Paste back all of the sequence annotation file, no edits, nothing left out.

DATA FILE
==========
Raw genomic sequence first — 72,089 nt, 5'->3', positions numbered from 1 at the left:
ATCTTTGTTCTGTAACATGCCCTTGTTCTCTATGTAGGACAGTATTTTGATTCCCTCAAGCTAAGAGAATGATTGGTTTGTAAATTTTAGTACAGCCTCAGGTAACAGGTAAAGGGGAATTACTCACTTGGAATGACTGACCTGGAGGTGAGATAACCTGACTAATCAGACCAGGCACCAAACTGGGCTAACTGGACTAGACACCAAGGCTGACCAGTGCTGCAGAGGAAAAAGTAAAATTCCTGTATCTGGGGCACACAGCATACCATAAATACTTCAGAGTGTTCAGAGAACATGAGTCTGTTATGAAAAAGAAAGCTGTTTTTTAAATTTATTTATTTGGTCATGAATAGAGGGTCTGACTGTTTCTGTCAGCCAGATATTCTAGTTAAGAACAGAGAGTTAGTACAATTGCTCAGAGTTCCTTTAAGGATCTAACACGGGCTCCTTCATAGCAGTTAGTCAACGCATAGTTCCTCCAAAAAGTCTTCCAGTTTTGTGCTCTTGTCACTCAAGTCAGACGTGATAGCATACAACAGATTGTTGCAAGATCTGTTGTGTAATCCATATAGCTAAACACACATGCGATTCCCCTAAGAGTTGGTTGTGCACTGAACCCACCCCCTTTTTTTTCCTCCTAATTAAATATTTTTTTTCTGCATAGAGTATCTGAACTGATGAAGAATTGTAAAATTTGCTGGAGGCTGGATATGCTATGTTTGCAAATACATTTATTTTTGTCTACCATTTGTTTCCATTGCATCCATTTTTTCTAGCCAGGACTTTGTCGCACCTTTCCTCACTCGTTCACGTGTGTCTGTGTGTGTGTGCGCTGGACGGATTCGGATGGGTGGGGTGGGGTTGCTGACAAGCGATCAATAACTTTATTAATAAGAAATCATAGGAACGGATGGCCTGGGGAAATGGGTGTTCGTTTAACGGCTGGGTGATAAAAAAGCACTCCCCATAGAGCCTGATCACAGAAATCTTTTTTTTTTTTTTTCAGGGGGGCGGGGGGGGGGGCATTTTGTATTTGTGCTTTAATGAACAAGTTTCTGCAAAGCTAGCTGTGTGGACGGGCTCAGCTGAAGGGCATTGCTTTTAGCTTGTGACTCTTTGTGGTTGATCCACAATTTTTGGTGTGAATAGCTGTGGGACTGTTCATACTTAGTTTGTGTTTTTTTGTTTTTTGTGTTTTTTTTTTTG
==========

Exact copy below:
Raw genomic sequence first — 72,089 nt, 5'->3', positions numbered from 1 at the left:
ATCTTTGTTCTGTAACATGCCCTTGTTCTCTATGTAGGACAGTATTTTGATTCCCTCAAGCTAAGAGAATGATTGGTTTGTAAATTTTAGTACAGCCTCAGGTAACAGGTAAAGGGGAATTACTCACTTGGAATGACTGACCTGGAGGTGAGATAACCTGACTAATCAGACCAGGCACCAAACTGGGCTAACTGGACTAGACACCAAGGCTGACCAGTGCTGCAGAGGAAAAAGTAAAATTCCTGTATCTGGGGCACACAGCATACCATAAATACTTCAGAGTGTTCAGAGAACATGAGTCTGTTATGAAAAAGAAAGCTGTTTTTTAAATTTATTTATTTGGTCATGAATAGAGGGTCTGACTGTTTCTGTCAGCCAGATATTCTAGTTAAGAACAGAGAGTTAGTACAATTGCTCAGAGTTCCTTTAAGGATCTAACACGGGCTCCTTCATAGCAGTTAGTCAACGCATAGTTCCTCCAAAAAGTCTTCCAGTTTTGTGCTCTTGTCACTCAAGTCAGACGTGATAGCATACAACAGATTGTTGCAAGATCTGTTGTGTAATCCATATAGCTAAACACACATGCGATTCCCCTAAGAGTTGGTTGTGCACTGAACCCACCCCCTTTTTTTTCCTCCTAATTAAATATTTTTTTTCTGCATAGAGTATCTGAACTGATGAAGAATTGTAAAATTTGCTGGAGGCTGGATATGCTATGTTTGCAAATACATTTATTTTTGTCTACCATTTGTTTCCATTGCATCCATTTTTTCTAGCCAGGACTTTGTCGCACCTTTCCTCACTCGTTCACGTGTGTCTGTGTGTGTGTGCGCTGGACGGATTCGGATGGGTGGGGTGGGGTTGCTGACAAGCGATCAATAACTTTATTAATAAGAAATCATAGGAACGGATGGCCTGGGGAAATGGGTGTTCGTTTAACGGCTGGGTGATAAAAAAGCACTCCCCATAGAGCCTGATCACAGAAATCTTTTTTTTTTTTTTTCAGGGGGGCGGGGGGGGGGGCATTTTGTATTTGTGCTTTAATGAACAAGTTTCTGCAAAGCTAGCTGTGTGGACGGGCTCAGCTGAAGGGCATTGCTTTTAGCTTGTGACTCTTTGTGGTTGATCCACAATTTTTGGTGTGAATAGCTGTGGGACTGTTCATACTTAGTTTGTGTTTTTTTGTTTTTTGTGTTTTTTTTTTTG